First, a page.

BOSTON — Just hours after reiterating his faith in Clay Buchholz as the Red Sox’s primary setup man, manager John Farrell had that faith tested.
Buchholz entered Tuesday night’s game against the Tampa Bay Rays in the eighth inning with the score tied. When he exited, it wasn’t, as Evan Longoria blasted Buchholz’s 1-2 fastball over the Green Monster for a solo home run that was the difference in the Red Sox’s 4-3 loss.
“(I was) trying to throw it up and away, and I pulled it (in the) near third (of the plate) in a spot where he hits the ball a long way,” Buchholz said of the pitch that Longoria homered on. “He didn’t miss it.”
It’s the second time in as many relief outings Buchholz has allowed one run, as the converted starter labored through a 29-pitch eighth inning Monday night. Farrell said before the game that Brad Ziegler would be the Red Sox’s other eighth-inning option, but Ziegler had to leave the ballpark Tuesday with the flu and wasn’t available to pitch.
That left the eighth-inning burden on Buchholz, who became the latest member of Boston’s bullpen to cough up a lead. The Red Sox now have lost each of their last three one-run games, all to the Rays, and are 16-18 in such games this season.
“We’re putting ourselves in a position to close games out, and yet, we’ve found ourselves a pitch or two from finishing off the job,” Farrell said of his bullpen’s continued struggles. “We’ve had some change of roles, obviously — (Tuesday) particularly, with the absence of Brad. Trying to stay with a defined role has been a state of flux with the group that we have.”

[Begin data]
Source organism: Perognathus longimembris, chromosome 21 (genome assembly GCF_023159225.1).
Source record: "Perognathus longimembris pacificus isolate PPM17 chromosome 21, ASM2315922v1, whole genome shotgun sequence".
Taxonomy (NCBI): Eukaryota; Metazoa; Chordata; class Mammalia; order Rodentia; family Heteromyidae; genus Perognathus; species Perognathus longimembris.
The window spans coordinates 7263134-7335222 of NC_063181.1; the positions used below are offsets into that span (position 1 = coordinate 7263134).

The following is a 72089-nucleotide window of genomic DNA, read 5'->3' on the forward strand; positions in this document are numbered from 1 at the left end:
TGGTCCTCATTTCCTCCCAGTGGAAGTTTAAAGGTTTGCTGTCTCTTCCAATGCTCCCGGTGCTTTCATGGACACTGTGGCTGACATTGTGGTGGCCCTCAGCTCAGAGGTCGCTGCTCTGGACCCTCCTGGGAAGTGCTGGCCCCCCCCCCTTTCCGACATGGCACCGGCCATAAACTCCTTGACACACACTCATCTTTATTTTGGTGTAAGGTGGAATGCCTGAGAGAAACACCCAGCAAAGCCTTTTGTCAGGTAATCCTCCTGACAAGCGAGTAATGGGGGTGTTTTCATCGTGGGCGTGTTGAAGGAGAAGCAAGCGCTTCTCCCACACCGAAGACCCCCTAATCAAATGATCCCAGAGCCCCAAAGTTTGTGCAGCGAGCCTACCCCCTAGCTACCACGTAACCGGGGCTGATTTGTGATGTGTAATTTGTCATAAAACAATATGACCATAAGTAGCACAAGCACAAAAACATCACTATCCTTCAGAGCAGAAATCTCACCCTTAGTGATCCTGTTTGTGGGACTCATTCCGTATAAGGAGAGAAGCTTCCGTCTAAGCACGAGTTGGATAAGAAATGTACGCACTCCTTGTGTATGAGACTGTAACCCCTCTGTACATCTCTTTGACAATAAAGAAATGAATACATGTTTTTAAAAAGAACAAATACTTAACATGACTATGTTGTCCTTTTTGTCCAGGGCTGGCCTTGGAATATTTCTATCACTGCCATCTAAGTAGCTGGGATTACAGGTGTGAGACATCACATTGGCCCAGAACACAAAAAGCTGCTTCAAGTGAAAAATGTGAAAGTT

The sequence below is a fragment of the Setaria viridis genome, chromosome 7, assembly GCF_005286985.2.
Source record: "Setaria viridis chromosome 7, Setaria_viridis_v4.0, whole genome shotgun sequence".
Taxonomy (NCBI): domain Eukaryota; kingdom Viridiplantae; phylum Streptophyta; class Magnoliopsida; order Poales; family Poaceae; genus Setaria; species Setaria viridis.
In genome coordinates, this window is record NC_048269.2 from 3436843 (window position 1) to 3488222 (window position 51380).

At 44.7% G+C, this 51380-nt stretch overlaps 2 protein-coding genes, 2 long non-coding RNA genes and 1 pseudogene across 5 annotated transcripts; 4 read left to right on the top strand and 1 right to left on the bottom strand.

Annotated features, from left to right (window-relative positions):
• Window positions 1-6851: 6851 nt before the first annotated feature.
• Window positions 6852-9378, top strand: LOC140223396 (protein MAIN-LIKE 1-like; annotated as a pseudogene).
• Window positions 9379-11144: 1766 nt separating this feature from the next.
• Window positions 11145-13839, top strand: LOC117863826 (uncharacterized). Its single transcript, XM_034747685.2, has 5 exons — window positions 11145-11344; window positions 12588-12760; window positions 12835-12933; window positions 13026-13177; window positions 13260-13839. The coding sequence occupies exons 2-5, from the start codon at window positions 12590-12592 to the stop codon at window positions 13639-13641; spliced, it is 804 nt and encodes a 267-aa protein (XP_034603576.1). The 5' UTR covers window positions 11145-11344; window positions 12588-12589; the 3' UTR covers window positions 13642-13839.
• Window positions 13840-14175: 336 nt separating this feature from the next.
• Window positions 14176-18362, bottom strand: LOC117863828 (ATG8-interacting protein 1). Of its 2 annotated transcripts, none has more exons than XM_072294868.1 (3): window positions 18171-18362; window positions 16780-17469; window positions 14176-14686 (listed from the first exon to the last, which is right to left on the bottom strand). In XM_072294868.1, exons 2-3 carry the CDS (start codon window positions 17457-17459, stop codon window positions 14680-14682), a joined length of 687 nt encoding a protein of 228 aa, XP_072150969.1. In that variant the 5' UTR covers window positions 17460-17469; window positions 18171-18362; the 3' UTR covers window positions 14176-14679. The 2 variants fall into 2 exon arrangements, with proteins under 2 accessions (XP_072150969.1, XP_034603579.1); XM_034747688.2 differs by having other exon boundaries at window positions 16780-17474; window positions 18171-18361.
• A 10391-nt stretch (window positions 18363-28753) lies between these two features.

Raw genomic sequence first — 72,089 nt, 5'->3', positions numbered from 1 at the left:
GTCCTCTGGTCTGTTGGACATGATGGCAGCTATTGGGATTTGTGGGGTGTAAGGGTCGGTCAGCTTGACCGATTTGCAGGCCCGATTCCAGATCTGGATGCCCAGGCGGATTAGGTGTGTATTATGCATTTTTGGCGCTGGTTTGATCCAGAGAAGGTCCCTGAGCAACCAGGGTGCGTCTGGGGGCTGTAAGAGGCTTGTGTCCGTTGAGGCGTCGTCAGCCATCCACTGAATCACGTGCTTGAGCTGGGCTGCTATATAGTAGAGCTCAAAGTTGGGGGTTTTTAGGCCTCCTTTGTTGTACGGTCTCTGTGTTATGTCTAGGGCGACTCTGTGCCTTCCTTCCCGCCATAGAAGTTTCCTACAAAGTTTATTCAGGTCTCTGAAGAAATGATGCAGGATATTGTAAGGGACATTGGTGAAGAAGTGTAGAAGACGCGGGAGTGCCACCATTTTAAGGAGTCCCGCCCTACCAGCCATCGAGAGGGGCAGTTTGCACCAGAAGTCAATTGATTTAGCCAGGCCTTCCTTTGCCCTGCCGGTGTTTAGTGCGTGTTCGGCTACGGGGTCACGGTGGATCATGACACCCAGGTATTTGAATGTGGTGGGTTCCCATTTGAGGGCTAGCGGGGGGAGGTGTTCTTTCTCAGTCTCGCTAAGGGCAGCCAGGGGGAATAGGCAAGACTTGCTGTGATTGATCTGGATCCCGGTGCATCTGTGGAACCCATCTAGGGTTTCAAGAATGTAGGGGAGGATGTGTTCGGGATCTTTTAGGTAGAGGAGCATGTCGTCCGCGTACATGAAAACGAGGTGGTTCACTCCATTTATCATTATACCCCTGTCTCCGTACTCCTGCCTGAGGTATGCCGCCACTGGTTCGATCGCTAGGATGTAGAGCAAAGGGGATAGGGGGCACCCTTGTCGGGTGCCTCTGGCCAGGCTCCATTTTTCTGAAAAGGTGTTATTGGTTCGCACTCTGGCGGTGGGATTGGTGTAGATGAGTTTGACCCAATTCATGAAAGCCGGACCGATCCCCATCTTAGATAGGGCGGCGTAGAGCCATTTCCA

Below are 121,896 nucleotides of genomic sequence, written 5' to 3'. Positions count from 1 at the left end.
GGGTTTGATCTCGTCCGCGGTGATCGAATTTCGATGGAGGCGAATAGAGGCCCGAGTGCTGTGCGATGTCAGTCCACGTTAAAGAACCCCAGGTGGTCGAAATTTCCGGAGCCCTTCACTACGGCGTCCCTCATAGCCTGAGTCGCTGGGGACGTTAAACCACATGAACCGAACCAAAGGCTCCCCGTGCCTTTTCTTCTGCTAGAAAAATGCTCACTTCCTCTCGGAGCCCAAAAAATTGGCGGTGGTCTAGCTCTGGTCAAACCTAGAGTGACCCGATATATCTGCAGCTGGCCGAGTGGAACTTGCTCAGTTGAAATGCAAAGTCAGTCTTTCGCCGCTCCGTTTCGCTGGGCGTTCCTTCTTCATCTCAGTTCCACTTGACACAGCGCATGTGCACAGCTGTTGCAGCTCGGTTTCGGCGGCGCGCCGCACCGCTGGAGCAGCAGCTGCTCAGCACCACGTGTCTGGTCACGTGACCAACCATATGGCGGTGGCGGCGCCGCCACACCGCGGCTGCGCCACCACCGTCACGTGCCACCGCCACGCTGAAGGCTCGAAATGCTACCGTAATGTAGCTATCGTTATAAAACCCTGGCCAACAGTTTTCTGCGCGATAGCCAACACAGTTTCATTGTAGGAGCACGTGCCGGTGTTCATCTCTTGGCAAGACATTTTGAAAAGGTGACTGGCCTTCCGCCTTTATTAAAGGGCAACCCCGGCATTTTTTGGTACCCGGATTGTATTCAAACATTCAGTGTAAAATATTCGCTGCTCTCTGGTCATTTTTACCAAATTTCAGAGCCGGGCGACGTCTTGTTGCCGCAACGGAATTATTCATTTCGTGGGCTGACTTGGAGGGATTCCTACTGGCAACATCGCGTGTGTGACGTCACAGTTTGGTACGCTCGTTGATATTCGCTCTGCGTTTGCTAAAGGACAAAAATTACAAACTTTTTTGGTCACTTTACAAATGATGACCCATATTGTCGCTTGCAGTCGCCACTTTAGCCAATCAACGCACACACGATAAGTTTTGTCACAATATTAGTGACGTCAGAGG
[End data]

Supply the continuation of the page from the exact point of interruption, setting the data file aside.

Giving Buchholz the eighth inning apparently was part of Farrell’s plan to create some continuity, and it appears he’ll still stick with the 32-year-old in that role going forward.
“How the ball came out of his hand tonight — he was sharp, with the exception of the 1-2 fastball,” Farrell said.
Buchholz hasn’t seen much action in tight games this season, but when he has, it hasn’t been pretty. Opponents are hitting .323 against the veteran right-hander with seven homers and 21 runs scored in the 19 times he’s pitched during a tie game.
Still, Buchholz is embracing his new setup role and knows how important the late innings are for a team in the thick of a pennant race.
“It’s a different role, a different title, but you still have to go out there and make pitches,” Buchholz said. “The starters have been throwing the ball really well, so that leaves it up to the guys in the back end to pick up the slack whenever your name is called upon. (Tuesday) was just a one-pitch mistake night for me, and that’s what cost us the game.”
Thumbnail photo via David Butler II/USA TODAY Sports Images
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